In a minute, I'll tell you about the quarterly numbers for Pulte
Thursday's avalanche of housing information was led by yet another meaningless report on this forlorn industry. This one came out of the Census Bureau, and you had to be a very special person to get anything out of it -- or, frankly, to care about it.
According to the report, September new home sales lumbered along at an annual rate of 770,000 units. That was up from a revised pace of 735,000 for August, but the revision thing should let you know that this report is flawed. And I'm here to bet one of my four children -- heck, I'll bet 'em all -- that the next revision will ultimately involve a significant reduction in the activity level.
Of even greater importance, the Census numbers don't take into account cancellations by buyers who can't sell their current homes to facilitate their moves, or can't get a mortgage, or simply are overcome by buyers' remorse. With some builders now suffering cancellation rates near 50% of all contracts signed, it seems to me that this very omission renders the new home sales report even less believable than the National Inquirer.
Beyond that, the report purports to provide an indication of the average new home selling price. But to the substantial detriment of that indicated figure -- $238,000 is the latest metric -- it doesn't take into account builders' incentives. With homebuilders chopping prices faster than a butcher with a deadline, the real average figure is almost certainly well below $238,000. So why chortle about an obviously inaccurate average price in the first price?
With that as a backdrop, let's look at the September performances of three homebuilders who've just reported. Purely for kicks, I'll take them in descending order of their write-off size for the quarter.
Bloomfield Hills-based Pulte recorded a loss of $787.9 million in the quarter. That translates to $3.12 a share and compares to a profit of $190.2 million, and $0.74. The latter two figures were recorded last year, although they might as well have been from another millennium. Revenue for the company fell to $2.47 billion, from $3.56 billion in that other millennium.
The numbers for the company would have been better -- and I obviously have my tongue pressing firmly against my cheek -- were it not for a whopping $1.18 billion, or $3.33 per share, in pre-tax charges to get the land and goodwill lines on the left side of the balance sheet more reflective of reality. That tops Centex's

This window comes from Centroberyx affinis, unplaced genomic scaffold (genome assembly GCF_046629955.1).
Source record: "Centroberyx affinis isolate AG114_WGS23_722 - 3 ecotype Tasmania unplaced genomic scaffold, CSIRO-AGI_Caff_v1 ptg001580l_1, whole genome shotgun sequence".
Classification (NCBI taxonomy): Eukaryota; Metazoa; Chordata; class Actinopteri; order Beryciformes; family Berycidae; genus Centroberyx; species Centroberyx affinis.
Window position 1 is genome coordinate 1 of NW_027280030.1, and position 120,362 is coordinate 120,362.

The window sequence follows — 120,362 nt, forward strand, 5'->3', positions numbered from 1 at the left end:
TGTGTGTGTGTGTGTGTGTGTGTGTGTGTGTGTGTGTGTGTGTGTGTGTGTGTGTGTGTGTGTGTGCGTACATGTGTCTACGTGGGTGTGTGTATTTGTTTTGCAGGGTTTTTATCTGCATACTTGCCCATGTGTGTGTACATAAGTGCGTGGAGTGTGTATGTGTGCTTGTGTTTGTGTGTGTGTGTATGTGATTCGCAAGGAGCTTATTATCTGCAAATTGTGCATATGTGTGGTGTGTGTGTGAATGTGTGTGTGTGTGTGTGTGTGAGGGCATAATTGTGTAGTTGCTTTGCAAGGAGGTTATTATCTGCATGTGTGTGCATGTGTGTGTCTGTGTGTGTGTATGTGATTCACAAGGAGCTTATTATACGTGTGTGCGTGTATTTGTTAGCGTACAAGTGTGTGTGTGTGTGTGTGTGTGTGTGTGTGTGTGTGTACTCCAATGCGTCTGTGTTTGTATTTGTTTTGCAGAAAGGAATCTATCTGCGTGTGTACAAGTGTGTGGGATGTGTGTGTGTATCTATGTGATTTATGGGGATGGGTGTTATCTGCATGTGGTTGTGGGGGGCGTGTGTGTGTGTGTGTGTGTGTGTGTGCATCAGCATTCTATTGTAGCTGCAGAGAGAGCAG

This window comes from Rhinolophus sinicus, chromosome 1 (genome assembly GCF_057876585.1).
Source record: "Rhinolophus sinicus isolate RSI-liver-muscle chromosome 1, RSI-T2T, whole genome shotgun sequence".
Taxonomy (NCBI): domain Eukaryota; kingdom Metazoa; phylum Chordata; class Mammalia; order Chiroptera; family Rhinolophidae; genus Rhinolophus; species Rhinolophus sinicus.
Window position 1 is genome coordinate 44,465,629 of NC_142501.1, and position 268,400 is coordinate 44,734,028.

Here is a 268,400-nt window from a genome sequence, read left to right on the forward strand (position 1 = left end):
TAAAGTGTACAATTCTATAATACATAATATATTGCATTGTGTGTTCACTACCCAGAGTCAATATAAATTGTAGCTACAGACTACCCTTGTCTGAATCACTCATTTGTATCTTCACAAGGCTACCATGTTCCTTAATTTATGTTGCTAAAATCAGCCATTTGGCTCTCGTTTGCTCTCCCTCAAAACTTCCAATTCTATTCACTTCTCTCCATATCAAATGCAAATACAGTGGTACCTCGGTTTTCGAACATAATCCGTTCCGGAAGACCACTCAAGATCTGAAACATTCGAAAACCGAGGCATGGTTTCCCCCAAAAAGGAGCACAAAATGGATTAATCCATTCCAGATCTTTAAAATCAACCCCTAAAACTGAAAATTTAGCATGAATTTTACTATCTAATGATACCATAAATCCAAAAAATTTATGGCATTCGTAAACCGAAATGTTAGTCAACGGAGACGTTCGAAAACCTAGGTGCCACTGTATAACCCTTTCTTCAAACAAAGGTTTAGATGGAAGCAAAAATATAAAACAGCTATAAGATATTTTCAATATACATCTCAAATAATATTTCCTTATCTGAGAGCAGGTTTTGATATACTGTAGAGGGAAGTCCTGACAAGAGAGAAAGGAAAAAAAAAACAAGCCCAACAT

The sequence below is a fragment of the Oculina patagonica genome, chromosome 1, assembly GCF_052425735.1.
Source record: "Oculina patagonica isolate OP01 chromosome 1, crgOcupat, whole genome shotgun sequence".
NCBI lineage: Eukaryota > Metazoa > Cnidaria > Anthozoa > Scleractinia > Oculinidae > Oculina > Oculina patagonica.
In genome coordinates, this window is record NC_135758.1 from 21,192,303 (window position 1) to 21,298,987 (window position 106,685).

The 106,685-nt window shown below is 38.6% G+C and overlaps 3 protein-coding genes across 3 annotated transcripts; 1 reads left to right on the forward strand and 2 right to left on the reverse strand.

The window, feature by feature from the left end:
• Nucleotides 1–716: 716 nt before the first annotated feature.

But perhaps the most telling aspect of Pulte's disclosure was its contention that cutting prices doesn't always lead to increased sales. That obviously indicates that demand really is pretty inelastic and, consequently, that housing's difficulties may be even more deeply rooted than generally is recognized.
MDC Holdings, a Motley Fool Hidden Gems pick, will have to work much harder if it wants to hit the big time in housing write downs. The company's asset impairment charges reached $249 million for the quarter, along with $5.1 million in deposit and pre-acquisition cost write-offs.
The result was a loss of $155.4 million, or $3.40 a share, compared to earnings of $48.7 million, or $1.06 a share. Revenue fell 36% to $686.6 million.
California-based Ryland recorded write-offs of $128.1 million. As a result, the company lost $54.7 million, or $1.30 a share, vs. income of $87.9 million, and $1.97 a share. Total revenues dipped to $732.3 million, from $1.13 billion.
Interestingly, Ryland's new orders declined in each of its four regions with the exception of the West. All of the regions saw reductions in closing, which really is the more important metric for any builder.
So the beat goes on for the homebuilders. That beat is, however, thrown off somewhat by the ludicrous reports or surveys about one aspect of housing economics or another that hit the media every couple of days. But unless, and until, the industry's rhythm becomes upgraded, I'd suggest yet again that Fools treat these homebuilders' shares as highly contagious.
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